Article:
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|Title:||DownScaling the Great Lakes: Techniques for Adaptive Policy|
|Authors:||Abdel-Fattah, Sommer L.|
|Keywords:||Climate change;DownScaling;Modeling;Great Lakes;Adapatation;Policy;Civil and Environmental Engineering;Engineering;Civil and Environmental Engineering|
|Abstract:||<p>Ecosystems have been profoundly shaped by unusually rapid climate change effects largely driven by human activities that release heat-trapping greenhouse gases into the atmosphere. The goal of this research is to develop a strategy to measure the direct effects of climate change on the value of natural resources, particularly Great Lakes water resources; and how humans control these resources through management decisions. This base will assist in developing and supplying the tools and information necessary for decision-making to facilitate enhancements and thus policy revision. The Canada-US Great Lakes Water Quality Agreement (GLWQA) had substantial influence on the cleanup and restoration of the region, however, threats to the Great Lakes in the face of climate change demand a renewal of program and policy approaches to the restoration of beneficial uses as identified in Annex 2. To remedy this, climate models including Statistical Downscaling (SDSM) and Artificial Neural Network (ANN) are developed to produce daily predictions of future climate variables at the regional scale. In this study, separate downscaled precipitation and temperature scenarios are generated using the SDSM and ANN with the calibrations and validations derived from CGCM and Hadley models for Canadian Areas of Concern. Then the Delphi Survey Method was designed and administered participants to verify on significant pressures associated with climate change on related beneficial uses of the Great Lakes. Collaborating both data sets allows for a thorough picture of the effects of climate change and possible adaptation strategies in the Great Lakes required to develop management and sustainable public policies</p>|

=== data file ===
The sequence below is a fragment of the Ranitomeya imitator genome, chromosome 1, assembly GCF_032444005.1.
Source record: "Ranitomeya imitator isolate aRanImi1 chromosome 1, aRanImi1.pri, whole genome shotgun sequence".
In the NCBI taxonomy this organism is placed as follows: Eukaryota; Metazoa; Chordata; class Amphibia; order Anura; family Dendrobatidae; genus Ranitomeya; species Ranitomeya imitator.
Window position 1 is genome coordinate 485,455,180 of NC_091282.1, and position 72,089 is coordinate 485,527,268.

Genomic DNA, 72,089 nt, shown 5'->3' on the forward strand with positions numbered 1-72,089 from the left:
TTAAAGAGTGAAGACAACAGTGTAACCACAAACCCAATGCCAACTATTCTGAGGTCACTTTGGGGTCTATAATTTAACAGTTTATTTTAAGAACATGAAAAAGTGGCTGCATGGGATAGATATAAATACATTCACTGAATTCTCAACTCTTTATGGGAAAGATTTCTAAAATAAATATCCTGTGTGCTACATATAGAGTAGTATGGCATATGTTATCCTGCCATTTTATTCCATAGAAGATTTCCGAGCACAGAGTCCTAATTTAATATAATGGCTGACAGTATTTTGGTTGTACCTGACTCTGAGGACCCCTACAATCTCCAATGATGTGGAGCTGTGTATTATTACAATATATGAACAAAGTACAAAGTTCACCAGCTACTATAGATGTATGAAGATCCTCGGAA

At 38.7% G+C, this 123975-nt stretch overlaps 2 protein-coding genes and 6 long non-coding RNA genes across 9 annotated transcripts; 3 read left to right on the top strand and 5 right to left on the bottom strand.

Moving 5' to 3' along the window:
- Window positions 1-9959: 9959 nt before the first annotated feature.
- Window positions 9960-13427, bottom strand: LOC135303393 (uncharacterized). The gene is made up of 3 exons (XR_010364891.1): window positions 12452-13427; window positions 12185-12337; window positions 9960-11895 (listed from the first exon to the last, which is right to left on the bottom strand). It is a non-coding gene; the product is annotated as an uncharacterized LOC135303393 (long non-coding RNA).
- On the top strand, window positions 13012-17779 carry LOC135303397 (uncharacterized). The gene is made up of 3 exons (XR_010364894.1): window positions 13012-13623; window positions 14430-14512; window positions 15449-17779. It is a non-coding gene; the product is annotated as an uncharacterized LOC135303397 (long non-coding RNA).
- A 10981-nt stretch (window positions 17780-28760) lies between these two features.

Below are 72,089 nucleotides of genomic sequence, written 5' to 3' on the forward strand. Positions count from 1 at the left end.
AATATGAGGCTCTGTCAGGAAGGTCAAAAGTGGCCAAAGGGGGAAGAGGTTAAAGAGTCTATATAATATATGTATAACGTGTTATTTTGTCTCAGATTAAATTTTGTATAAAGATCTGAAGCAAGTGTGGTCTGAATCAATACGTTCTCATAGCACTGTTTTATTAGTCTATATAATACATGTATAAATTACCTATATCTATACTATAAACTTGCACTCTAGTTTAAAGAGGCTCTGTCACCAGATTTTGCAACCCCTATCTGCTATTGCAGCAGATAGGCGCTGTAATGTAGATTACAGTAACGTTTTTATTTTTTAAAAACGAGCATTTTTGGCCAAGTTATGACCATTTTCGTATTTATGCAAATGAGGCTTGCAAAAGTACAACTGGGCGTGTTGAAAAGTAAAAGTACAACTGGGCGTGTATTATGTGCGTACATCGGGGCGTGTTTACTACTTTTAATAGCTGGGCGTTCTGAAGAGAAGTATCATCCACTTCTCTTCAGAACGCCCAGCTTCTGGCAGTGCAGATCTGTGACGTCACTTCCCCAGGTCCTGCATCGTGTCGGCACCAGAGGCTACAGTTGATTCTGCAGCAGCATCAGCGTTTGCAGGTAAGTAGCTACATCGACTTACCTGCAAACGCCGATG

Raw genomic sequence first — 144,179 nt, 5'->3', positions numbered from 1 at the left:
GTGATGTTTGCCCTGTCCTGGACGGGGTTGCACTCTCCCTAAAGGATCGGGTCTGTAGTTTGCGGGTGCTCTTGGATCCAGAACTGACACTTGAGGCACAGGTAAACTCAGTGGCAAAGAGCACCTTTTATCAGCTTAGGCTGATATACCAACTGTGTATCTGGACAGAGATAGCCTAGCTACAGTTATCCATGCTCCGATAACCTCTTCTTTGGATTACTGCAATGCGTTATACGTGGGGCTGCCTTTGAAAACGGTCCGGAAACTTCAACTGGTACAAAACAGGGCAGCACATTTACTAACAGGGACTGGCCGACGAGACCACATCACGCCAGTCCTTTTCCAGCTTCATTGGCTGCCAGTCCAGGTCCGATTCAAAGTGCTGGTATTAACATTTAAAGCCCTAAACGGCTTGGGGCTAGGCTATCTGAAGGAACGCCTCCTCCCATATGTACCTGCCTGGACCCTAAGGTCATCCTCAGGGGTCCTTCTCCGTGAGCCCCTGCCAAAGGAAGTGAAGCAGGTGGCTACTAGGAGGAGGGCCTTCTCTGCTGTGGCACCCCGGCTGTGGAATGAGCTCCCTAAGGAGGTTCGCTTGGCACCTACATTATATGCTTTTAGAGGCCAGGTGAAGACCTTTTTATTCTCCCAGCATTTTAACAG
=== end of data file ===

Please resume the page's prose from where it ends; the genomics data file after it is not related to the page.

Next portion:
|Appears in Collections:||Open Access Dissertations and Theses|
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